While the employer-sponsored visa is still an option for Australian businesses seeking to sponsor workers for either a temporary or permanent position, changes to requirements and policy guidelines implemented in a post-COVID economic climate mean that the Australian Government will carefully assess that a genuine need exists for an overseas employee to fill the position. This has resulted in some important changes to applications for Temporary and Permanent Employer-Sponsored Visas.

1. Changes to Labour Market Testing requirements for the TSS 482 visa

A higher standard of Labour Market Testing is now in force with employers required to place 3 national job advertisements for the position they intend to sponsor, including one specifically being placed on the Australian Government website Job Active. The advertising must be completed before an offer of employment is made or an application to nominate an overseas worker and meet all the prescribed advertising requirements.

Where an employer lodges a Subclass 482 Nomination Application without having completed the requisite advertising, the 482 Nomination Application will be refused and the Skilling Australians Fund levy forfeited. If a business is sponsoring a person for 4 years this could be a cost to the business between $4,800.00 to $7,200.00. There are strict refund provisions in the migration law and failure to complete Labour Market Testing in the manner required is not one of the reasons for a refund. The refusal of a 482 Nomination can also have adverse consequences for the 482 Visa Applicant who may have a pending visa application.

2. Transition from 457/482 to ENS Australian Permanent Residence – New policy on advertising the position

Unlike temporary employer-sponsored visas such as the 482 TSS visa, there are no Labour Market Testing provisions in the Migration legislation specific to the Subclass 186 Employer Nomination Scheme visa applicable to Permanent Residence Employer Sponsorship. However, the business must demonstrate that the need to employ an overseas worker in the position is ‘genuine’ and under this guise, new policy guidelines include an assessment as to whether the employer has sought to find an Australian worker for the position, such as through advertising the vacancy on the Government’s Jobactive website or through other national advertisements.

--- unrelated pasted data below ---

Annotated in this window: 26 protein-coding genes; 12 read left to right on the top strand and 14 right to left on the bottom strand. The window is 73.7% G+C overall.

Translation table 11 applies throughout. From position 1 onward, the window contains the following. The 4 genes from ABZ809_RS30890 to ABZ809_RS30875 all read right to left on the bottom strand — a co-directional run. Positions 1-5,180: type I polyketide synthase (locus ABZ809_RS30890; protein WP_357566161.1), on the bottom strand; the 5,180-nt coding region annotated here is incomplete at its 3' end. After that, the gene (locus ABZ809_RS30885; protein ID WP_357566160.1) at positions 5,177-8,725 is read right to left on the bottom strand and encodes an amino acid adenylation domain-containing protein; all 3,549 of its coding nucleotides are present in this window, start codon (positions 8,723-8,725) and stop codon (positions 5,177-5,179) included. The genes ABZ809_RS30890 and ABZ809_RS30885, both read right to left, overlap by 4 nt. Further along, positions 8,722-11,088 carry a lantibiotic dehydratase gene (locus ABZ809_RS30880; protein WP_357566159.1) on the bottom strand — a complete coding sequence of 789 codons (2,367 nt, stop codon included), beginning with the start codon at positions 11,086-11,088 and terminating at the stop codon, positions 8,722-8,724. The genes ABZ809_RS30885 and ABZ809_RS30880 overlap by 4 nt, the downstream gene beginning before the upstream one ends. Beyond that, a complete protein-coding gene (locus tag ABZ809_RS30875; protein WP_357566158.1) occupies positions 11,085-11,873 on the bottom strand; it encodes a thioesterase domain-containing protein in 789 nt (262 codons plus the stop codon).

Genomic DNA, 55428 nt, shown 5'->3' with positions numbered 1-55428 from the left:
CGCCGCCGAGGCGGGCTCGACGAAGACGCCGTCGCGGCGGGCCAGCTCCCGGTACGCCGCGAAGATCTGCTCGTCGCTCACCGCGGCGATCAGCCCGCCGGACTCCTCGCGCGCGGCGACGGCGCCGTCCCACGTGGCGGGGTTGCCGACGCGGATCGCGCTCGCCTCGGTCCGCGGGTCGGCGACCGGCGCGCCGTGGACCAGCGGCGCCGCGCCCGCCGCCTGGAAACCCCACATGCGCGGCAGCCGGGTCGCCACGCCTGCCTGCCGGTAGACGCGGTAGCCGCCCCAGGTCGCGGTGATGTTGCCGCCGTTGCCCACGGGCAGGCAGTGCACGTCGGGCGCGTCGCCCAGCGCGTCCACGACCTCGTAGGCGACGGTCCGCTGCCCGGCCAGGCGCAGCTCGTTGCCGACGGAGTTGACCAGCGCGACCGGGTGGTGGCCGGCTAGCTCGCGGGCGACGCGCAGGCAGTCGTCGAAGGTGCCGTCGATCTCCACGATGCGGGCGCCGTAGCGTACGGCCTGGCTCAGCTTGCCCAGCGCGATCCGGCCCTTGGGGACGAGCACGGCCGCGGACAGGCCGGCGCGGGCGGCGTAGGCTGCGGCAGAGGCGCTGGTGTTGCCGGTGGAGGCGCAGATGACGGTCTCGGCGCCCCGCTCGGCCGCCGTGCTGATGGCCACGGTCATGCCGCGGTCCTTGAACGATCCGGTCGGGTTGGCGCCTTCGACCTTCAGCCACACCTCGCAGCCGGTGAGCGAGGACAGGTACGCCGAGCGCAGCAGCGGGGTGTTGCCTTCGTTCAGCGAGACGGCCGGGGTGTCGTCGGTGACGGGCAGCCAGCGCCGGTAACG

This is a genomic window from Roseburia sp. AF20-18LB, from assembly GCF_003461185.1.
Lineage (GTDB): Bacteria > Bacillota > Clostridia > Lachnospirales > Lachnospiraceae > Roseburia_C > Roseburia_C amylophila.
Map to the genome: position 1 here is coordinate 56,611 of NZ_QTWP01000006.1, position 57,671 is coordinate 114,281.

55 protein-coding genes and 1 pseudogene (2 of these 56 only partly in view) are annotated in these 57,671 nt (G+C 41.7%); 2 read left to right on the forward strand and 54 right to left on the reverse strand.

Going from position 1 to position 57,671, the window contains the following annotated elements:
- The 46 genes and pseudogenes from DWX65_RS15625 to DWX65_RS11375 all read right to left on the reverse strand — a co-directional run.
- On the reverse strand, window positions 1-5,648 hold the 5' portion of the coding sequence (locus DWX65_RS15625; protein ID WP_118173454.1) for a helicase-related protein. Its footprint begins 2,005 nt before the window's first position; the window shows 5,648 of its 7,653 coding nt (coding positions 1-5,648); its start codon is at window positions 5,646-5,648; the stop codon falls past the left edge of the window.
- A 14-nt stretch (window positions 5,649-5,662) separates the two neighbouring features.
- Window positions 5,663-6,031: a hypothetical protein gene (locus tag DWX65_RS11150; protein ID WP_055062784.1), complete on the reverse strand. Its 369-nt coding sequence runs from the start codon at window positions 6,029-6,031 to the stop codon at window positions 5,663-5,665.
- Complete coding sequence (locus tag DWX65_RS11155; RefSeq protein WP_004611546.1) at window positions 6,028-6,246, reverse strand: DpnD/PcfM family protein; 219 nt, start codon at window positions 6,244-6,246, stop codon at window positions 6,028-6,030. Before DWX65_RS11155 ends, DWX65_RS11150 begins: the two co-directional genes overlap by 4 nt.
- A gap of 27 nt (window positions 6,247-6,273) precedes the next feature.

3. COVID-19 concession for unpaid leave or reduced hours when applying from 457/482 TSS to PR

In response to many temporary skilled workers on 457 or 482 TSS visas being stood down due to COVID-19, arrangements have been implemented to ensure that these temporary changes to employment arrangements do not impact a 457/TSS visa holders pathway to Employer-Sponsored Permanent Residence under the Temporary Transition Pathway.

A COVID-19 reduced work period or period of unpaid leave that occurred during the period from 1 February 2020, can be counted towards the requirement to have worked 3 years in the past 4 years (or 2 years in the past 3 years if subject to transitional arrangements) under the Temporary Transition Stream for the Subclass 186 Employer Nomination Scheme visa program. Employment arrangements must meet certain requirements to be eligible for the COVID-19 concession such as the temporary visa holder having remained employed by the nominator during the specified time. The COVID-19 concession for the 186 Employer Nomination Scheme visa will assist visa applicants who were on unpaid leave or on reduced hours due to the impact of COVID-19. This was initially the subject of a Ministerial announcement at the beginning of the pandemic but has since been included in a legislative instrument on 24 November 2020 giving much-needed certainty to temporary visa holders transitioning from the 457 or 482 TSS visa to PR.